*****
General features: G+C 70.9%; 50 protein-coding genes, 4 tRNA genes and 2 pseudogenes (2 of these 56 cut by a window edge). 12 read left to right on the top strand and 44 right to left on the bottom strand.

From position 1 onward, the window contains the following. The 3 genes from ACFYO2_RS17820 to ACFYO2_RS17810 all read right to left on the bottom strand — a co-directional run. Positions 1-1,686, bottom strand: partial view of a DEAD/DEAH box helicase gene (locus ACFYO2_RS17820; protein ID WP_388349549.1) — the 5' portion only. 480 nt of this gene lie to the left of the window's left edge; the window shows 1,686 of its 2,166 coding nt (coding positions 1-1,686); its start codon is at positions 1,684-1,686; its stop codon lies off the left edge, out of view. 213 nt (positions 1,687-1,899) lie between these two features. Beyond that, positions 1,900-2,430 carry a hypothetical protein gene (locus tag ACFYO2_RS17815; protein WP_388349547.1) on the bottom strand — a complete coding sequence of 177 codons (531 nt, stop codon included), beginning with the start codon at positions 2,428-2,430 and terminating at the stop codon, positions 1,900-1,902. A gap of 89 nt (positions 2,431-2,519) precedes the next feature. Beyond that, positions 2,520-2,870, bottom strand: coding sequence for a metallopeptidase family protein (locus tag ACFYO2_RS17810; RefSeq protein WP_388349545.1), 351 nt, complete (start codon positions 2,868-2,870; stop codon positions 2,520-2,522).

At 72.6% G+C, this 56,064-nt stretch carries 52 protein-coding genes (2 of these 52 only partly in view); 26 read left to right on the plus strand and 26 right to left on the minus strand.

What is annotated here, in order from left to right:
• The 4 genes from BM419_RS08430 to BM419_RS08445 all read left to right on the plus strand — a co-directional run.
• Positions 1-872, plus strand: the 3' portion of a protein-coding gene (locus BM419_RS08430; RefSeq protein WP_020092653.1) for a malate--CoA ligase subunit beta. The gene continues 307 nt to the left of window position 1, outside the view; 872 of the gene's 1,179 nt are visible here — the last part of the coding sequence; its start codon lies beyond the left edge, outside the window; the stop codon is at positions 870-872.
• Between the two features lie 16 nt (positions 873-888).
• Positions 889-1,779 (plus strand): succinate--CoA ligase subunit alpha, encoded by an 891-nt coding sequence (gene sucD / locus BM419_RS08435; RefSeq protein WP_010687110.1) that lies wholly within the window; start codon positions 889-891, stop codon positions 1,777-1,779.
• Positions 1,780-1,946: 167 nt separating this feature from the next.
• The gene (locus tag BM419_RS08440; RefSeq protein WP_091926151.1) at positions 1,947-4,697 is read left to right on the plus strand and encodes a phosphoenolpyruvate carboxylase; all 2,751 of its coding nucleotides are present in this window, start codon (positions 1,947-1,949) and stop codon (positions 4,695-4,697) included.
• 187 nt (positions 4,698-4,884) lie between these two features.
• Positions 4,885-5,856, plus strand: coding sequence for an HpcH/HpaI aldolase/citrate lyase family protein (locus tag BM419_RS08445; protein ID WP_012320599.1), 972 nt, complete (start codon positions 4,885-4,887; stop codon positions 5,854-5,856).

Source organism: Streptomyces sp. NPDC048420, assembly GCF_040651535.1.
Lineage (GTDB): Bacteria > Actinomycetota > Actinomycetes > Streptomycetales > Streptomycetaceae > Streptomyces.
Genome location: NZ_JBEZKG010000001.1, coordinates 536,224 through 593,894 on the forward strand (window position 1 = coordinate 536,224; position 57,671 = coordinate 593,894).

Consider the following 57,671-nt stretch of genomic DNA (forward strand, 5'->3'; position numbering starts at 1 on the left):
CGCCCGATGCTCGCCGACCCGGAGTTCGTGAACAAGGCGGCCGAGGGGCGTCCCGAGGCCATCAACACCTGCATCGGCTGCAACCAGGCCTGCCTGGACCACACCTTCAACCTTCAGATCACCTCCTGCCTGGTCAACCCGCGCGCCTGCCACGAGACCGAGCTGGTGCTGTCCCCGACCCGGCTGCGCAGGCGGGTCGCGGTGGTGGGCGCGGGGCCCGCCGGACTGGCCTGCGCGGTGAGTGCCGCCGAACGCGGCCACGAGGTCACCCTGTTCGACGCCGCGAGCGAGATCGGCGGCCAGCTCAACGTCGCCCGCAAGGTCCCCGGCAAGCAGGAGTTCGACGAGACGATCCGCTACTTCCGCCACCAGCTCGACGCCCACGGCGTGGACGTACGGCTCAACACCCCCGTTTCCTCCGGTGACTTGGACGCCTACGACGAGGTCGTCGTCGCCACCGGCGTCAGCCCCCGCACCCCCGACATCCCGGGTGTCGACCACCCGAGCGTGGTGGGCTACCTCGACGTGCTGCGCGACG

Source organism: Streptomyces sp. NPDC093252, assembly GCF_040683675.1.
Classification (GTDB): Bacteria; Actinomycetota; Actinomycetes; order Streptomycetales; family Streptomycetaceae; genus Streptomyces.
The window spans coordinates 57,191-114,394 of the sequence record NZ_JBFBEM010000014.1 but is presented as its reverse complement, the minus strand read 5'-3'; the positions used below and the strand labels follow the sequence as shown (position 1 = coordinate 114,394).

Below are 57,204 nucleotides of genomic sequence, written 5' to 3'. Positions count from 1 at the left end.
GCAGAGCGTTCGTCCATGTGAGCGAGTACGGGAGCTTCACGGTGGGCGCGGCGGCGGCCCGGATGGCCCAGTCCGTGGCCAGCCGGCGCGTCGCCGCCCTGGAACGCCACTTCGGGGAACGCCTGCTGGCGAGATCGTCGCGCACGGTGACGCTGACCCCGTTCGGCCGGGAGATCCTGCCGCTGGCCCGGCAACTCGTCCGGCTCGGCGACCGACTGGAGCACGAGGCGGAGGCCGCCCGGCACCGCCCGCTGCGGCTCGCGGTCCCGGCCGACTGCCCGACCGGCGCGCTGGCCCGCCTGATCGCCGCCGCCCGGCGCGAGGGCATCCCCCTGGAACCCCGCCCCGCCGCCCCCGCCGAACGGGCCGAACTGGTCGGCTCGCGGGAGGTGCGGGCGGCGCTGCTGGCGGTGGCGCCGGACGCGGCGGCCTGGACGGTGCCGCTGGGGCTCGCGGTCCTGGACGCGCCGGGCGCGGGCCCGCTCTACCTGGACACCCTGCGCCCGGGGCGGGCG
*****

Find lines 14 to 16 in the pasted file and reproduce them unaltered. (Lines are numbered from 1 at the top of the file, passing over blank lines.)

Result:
Lineage (GTDB): Bacteria > Actinomycetota > Actinomycetes > Streptomycetales > Streptomycetaceae > Streptomyces.
Genome location: NZ_JBEZKG010000001.1, coordinates 536,224 through 593,894 on the forward strand (window position 1 = coordinate 536,224; position 57,671 = coordinate 593,894).

Consider the following 57,671-nt stretch of genomic DNA (forward strand, 5'->3'; position numbering starts at 1 on the left):